Aggregation operators are useful tools for approaching situations in the realm of multiattribute decision-making (MADM). Among the most valuable aggregation strategies, the Hamy mean (HM) operator is designed to capture the correlations among integral parameters. In this article, a series of Hamy-inspired operators are used to combine 2-tuple linguistic Fermatean fuzzy (2TLFF) information. The new 2TLFF aggregation operators that are born from this adaptation include the 2-tuple linguistic Fermatean fuzzy Hamy mean (2TLFFHM) operator, 2-tuple linguistic Fermatean fuzzy weighted Hamy mean (2TFFWHM) operator, 2-tuple linguistic Fermatean fuzzy dual Hamy mean (2TLFFDHM) operator, and 2-tuple linguistic Fermatean fuzzy weighted Hamy mean (2TLFFWDHM) operator. Furthermore, various essential theorems are stated, and special cases of these operators are thoroughly examined. Then, a renewed multiattribute group decision-making (MAGDM) technique based on the suggested aggregation operators is provided. A practical example corroborates the usefulness and implementability of this technique. Finally, the merits of the proposed MAGDM method are demonstrated by comparing it with existing approaches, namely, it can deal with MAGDM problems by considering interactions among multiple attributes based on the 2TLFFWHM operator.

1. Introduction

Multiattribute decision-making (MADM) aims at evaluating a (typically finite) number of alternatives based on a set of criteria and designing operational strategies for picking a best alternative based on expert assessments of their levels of satisfaction of the criteria. But, because of the limitations of an individual’s knowledge or experience, it is difficult for a single decision maker (DM) to evaluate all important components of a situation. Therefore, MCGDM extends MADM with the incorporation of inputs from a group of experts. This approach is more suitable for solving complicated decision-making problems. DMs or experts give their preferences or views regarding the alternatives. These opinions are based on a fixed list of criteria. The final goal is to find a best option.

Zadeh [1] proposed the concept of fuzzy set (FS) which, for the first time, allowed the researchers to effectively describe imprecise and uncertain information through a numerical degree of association. Fuzzy set theory was further investigated, and many successful achievements in a variety of areas were obtained by a huge number of scholars. Because a fuzzy set only contains a membership component, it was quickly apparent that this might lead to significant information being overlooked in practical research. The reason is that the nonmembership scores of the alternatives under examination are implicitly assumed to be derived from their membership scores. Atanassov [2] introduced the intuitionistic fuzzy model in response to this setback. In an intuitionistic fuzzy set (IFS), all the objects are described by both their membership and nonmembership degrees, and it is assumed that their total sum is always bounded by 1. A number of scholars have investigated IFSs, their aggregation operators (AOs) and theoretical implications, and their applicability in a variety of MADM situations. For example, the IFWA operator, IFOWA operator, and IFHA operator were all investigated by Xu [3]. Xu and Yager [4] developed several fuzzy weighted geometric (IFWG) aggregating procedures based on IFSs. Hung and Yang [5] investigated IFS similarity metrics and Liu et al. [6] have studied centroid transformations of intuitionistic fuzzy values based on aggregation operators. However, if the experts produce estimates with a total larger than one in at least one situation, the IFSs will no longer be useful for decision-making. To address this shortcoming, Yager and Abbasov [7] proposed the Pythagorean fuzzy sets (PFS), which form a broader model. Many scholars have quickly taken notice of the PFS concept. Yager and Abbasov [7] looked at the relationships between Pythagorean membership grades (PMGs) and complex numbers. Khan et al. [8] investigated MADM issues in a Pythagorean hesitant fuzzy environment with insufficient information about weights. To further grasp PFSs, Peng and Yang [9] created the division and subtraction operations. Reformat and Yager [10] suggested a method based on Pythagorean fuzzy set to build the list of recommended movies from the Netflix competition database.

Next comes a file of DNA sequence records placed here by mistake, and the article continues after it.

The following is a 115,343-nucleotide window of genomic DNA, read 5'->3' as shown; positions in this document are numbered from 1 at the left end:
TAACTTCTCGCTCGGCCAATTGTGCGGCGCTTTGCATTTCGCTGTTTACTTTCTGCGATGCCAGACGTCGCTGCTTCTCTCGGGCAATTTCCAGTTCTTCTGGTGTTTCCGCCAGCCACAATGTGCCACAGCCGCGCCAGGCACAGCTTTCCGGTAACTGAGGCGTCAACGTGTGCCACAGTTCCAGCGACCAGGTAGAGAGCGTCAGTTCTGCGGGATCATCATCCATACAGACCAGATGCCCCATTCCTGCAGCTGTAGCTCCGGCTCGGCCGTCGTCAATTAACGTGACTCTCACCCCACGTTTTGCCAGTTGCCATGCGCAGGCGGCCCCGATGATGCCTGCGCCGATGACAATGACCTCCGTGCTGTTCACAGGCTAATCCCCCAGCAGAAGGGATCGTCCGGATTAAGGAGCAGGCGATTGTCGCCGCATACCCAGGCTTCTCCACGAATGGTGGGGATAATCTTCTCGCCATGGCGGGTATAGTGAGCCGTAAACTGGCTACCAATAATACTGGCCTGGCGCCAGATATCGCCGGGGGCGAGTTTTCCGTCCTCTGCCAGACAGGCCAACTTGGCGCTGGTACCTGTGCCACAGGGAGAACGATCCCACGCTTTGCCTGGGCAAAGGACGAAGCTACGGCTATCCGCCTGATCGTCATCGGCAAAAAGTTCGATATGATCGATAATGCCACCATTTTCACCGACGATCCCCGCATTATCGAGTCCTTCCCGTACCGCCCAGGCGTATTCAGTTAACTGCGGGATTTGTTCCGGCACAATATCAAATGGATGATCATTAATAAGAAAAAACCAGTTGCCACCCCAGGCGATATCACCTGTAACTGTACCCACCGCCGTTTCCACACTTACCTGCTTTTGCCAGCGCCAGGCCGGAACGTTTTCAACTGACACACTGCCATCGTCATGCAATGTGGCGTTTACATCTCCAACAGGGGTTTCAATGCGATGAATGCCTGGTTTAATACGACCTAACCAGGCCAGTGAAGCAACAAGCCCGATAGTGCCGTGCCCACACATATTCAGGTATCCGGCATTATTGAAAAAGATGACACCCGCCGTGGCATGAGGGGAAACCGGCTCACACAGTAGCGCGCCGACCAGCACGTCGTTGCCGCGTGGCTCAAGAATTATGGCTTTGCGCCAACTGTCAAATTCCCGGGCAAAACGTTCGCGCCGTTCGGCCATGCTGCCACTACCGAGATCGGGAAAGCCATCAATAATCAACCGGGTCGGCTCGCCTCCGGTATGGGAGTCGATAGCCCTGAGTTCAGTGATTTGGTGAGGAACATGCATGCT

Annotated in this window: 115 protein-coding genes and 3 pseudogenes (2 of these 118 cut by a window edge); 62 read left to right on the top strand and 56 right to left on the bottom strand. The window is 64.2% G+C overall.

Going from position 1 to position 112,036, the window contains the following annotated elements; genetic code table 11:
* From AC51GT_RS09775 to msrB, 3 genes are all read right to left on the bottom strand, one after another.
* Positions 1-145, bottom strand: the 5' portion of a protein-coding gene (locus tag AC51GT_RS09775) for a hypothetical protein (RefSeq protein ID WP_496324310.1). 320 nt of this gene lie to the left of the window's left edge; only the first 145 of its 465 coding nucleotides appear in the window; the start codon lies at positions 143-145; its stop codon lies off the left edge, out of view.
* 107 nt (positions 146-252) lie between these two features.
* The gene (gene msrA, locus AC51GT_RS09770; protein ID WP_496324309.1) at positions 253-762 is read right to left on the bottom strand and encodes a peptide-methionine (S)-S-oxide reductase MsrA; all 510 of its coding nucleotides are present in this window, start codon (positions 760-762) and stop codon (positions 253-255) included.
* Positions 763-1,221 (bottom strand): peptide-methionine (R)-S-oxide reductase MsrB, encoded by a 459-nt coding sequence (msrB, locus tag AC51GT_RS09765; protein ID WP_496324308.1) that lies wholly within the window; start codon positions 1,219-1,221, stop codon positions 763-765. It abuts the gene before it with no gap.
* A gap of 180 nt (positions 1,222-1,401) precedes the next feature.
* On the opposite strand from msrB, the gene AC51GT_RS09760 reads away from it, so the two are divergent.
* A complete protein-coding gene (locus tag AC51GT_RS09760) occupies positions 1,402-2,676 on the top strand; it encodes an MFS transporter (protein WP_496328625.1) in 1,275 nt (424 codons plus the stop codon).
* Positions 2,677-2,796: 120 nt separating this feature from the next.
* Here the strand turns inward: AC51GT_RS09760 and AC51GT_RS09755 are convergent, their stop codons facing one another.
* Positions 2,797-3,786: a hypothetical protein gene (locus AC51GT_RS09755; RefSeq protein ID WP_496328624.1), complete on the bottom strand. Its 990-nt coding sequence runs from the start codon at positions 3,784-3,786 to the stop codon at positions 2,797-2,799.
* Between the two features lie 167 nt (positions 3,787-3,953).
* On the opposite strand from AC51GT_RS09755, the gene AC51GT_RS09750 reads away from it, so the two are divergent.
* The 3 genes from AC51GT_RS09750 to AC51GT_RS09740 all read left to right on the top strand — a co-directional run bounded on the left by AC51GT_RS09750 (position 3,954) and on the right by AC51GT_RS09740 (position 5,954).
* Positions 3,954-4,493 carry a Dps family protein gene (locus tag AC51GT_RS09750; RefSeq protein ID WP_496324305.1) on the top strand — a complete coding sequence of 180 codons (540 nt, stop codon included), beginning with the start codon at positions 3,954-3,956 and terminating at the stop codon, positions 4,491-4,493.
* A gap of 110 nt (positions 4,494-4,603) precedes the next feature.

Following this line of thought, Senapati and Yager [11] proposed the concept of Fermatean fuzzy sets (FFSs) as a further expansion of both IFSs and PFSs. The cubic sum of an object’s membership and nonmembership values is bounded by 1 in a FFS. Senapati and Yager [12] defined some new operations on Fermatean fuzzy numbers and used them to tackle MADM issues. With respect to aggregation, operators like the FFAOs and FFFOs were presented by Senapati and Yager [13]. Garg et al. [14] proposed a technique for selecting the most appropriate laboratory for COVID-19 tests in a Fermatean fuzzy environment. Also, in this setting, Akram et al. [15] used a MADM technique to demonstrate the benefits of a sanitizer in COVID-19. Shahzadi and Akram [16] developed the concept of Fermatean fuzzy soft AOs and used this tool to pick an antiviral mask in the realm of group decision-making. Aydemir and Gunduz [17] described the Fermatean fuzzy TOPSIS (FF-TOPSIS) approach, which uses the Dombi AOs. Other related models have become popular in recent years while gaining further insight into the accurate manipulation of vague information. For example, Akram et al. [18] proposed a model for group decision-making under FF soft expert knowledge. Feng et al. [19] set forth some novel score functions of generalized orthopair fuzzy membership grades with applications in MADM. Concerning the Hamacher-type aggregation operators, Waseem et al. [20] used them to aggregate data in an -polar fuzzy setting, and under FFE, Shahzadi et al. [21] proposed Hamacher interactive hybrid weighted averaging operators. In addition, Akram et al. [22] developed a new hybrid model with applications under complex Fermatean fuzzy -soft sets.